But engineers must cop some of the blame too. Most of these frameworks and protocols are incredibly complex and very few engineers scratch below the surface. They like the idea of just taking a demo and tweaking it because that is the easy path. The really hard work is in taking ownership for full product function - not just the few lines of tweakery.

      These low quality BSPs are a huge problem. They encourage people to generate shoddy products.

      I suppose I should not complain too much. Fixing up the mess is what keeps me in gravy.

  2. Decade
    Trollface

    Follow-up to the previous post, right?

    This post is following up on Mark Pesce’s report on kids using Raspberry Pi, obviously.

  3. Lyle Dietz
    Pint

    Sounds like a job for Simon

    If the JVPESS could spend a couple of months under the tutelage of his neighbourhood BOFH, he'll be able to sort things out quite quickly.

    Assuming he survives the encounter. Either way it's win-win; no more dealing with crap, he's either dead, or the tossers are.

    1. madscientist42

      Re: Sounds like a job for Simon

      Heh... In my case, the tossers will be that way. >:-D

  4. Pascal Monett Silver badge

    Chilling

    A chilling, but oh how realistic, tale.

    And I'm pretty sure it's true as well.

  5. Stork

    this is social realism!

    I was at a project with a large and normally security-consious client. They asked for a facility to log in as if they were a specific user of their website, and after looking at each other we (developers) asked our project manager: "so, they want a back door?"

    - no, you have to call it something else, back doors are not allowed

    1. Anonymous Coward
      Anonymous Coward

      Re: this is social realism!

      But for that facility you would (hopefully) have to have admin credentials anyway.

      So, not a backdoor. Stop the drama.

      1. Pookietoo

        Re: you would (hopefully) have to have admin credentials

        Yeah - hard-coded into the app.

  6. Turtle

    *I* Care. And In My Home, That's All That Matters.

    "Why is the smart home insecure? Because almost nobody cares"

    Well, *I* care. And that's why I won't be buying any "smart" appliances at all. Insecurity problem solved!

    1. YetAnotherLocksmith

      Re: *I* Care. And In My Home, That's All That Matters.

      Eventually though, your CRT will stop warming up, and the only modern TV will have this crap built-in whether you want it or not. Bit like your phone, only worse.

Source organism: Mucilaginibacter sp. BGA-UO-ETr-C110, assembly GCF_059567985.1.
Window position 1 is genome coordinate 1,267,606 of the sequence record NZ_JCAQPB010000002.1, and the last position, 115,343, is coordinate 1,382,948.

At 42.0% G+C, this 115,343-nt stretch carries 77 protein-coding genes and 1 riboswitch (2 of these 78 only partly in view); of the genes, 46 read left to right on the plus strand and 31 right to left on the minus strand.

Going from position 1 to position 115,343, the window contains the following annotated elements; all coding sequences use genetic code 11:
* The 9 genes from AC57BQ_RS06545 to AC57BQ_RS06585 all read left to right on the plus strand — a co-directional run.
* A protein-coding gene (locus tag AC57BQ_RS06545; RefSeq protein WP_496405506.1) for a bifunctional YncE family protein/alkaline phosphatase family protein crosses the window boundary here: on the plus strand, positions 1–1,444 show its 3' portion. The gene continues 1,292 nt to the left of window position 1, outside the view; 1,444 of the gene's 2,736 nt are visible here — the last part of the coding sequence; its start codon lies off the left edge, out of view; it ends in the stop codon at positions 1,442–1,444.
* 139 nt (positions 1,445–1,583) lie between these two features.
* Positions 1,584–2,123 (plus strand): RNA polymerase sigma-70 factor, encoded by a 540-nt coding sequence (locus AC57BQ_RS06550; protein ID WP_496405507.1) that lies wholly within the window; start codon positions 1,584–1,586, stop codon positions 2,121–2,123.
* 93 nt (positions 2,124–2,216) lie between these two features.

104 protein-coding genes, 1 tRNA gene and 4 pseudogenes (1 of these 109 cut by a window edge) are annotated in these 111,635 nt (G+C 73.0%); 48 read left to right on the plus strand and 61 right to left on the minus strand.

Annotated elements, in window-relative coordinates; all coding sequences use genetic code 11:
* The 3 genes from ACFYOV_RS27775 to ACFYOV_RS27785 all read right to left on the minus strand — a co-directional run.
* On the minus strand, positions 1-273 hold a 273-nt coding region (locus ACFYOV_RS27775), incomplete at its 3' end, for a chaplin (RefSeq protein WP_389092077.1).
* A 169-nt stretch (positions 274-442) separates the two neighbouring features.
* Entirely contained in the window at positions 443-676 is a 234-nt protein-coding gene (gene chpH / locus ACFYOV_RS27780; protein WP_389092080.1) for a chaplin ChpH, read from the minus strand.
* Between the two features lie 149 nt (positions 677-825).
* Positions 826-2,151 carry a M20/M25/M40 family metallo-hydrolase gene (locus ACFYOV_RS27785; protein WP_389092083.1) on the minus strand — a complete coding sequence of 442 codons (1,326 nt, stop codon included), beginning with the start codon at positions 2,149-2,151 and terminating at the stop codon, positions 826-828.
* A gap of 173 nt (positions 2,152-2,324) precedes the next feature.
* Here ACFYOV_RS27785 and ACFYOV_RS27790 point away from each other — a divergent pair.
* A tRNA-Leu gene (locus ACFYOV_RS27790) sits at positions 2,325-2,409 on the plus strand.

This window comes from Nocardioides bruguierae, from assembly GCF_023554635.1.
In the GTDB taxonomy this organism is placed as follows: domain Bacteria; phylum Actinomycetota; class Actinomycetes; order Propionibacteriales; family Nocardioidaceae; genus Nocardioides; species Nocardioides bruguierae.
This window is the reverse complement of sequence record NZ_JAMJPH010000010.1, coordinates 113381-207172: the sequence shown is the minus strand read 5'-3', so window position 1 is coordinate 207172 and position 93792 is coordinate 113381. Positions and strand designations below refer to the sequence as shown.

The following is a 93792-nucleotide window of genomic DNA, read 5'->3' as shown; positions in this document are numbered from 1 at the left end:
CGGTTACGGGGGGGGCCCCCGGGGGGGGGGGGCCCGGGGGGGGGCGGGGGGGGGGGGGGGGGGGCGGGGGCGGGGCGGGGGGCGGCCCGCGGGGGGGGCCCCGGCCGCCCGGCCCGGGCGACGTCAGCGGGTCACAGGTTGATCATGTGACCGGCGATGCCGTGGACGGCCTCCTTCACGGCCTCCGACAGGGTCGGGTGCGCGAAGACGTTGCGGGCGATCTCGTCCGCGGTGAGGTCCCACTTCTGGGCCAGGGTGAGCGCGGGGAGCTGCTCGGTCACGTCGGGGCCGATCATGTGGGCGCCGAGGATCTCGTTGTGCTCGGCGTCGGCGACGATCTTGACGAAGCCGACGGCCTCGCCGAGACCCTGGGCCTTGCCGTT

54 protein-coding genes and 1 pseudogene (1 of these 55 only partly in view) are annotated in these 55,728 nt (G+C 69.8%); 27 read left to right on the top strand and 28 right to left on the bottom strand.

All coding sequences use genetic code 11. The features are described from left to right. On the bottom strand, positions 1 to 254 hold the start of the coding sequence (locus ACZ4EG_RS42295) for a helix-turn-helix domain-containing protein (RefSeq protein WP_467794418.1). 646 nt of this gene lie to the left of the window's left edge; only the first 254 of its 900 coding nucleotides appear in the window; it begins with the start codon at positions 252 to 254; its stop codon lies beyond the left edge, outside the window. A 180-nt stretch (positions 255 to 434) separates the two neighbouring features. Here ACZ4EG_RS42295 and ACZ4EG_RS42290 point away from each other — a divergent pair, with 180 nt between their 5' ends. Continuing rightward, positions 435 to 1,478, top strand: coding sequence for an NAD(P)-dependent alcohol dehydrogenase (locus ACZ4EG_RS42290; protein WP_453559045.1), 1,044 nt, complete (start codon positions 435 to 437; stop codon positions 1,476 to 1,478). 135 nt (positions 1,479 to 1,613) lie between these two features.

1. Steve Davies 3 Silver badge

        Re: *I* Care. And In My Home, That's All That Matters.

        That might well come to be the situation.

        Now if those new fangled bits of kit are connected to anything is another matter competely.

        I connected my new TV to the internet for all on 30 minutes. Just long enough to get a software update. That's it. I might connect is periodically just to do the same but in normal operations?

        forget is sunshine, it ain't gonna happen this side of the second coming.

        1. Roo
          Windows

          Re: *I* Care. And In My Home, That's All That Matters.

          "I connected my new TV to the internet for all on 30 minutes. Just long enough to get a software update. That's it. I might connect is periodically just to do the same but in normal operations?

          forget is sunshine, it ain't gonna happen this side of the second coming."

          The problem is that a lot of this IoT shite is going to have wireless networking built in, and let's face it vendors are always finding new ways for software to phone home without asking the user first. Not sure what can be done about that aside from physically taking it apart and connecting any aerials you can find to 0v... Still no guarantee you'd find them all of course. :P

          1. Anonymous Coward
            Anonymous Coward

            Re: wireless networking built in ...

            nah, mobile data: it will bypass any of the owners (and/or neighbours) wifi restrictions.

            1. Roo
              Windows

              Re: wireless networking built in ...

              "nah, mobile data: it will bypass any of the owners (and/or neighbours) wifi restrictions."

              That's why I was careful to say "wireless networking" rather than WiFi and suggest sabotaging their aerials rather than trying to convert one's home into a Faraday cage. :)

            2. Koconnor100

              Re: wireless networking built in ...

              Mobile data, requires a cell phone. Or at least a data stick that pretends to be a cell phone.

              And a monthly contract with the local provider. Who's gonna want money every month.

              How is that gonna work ? They gonna charge you a monthly rate for your Telivision ? Forget that !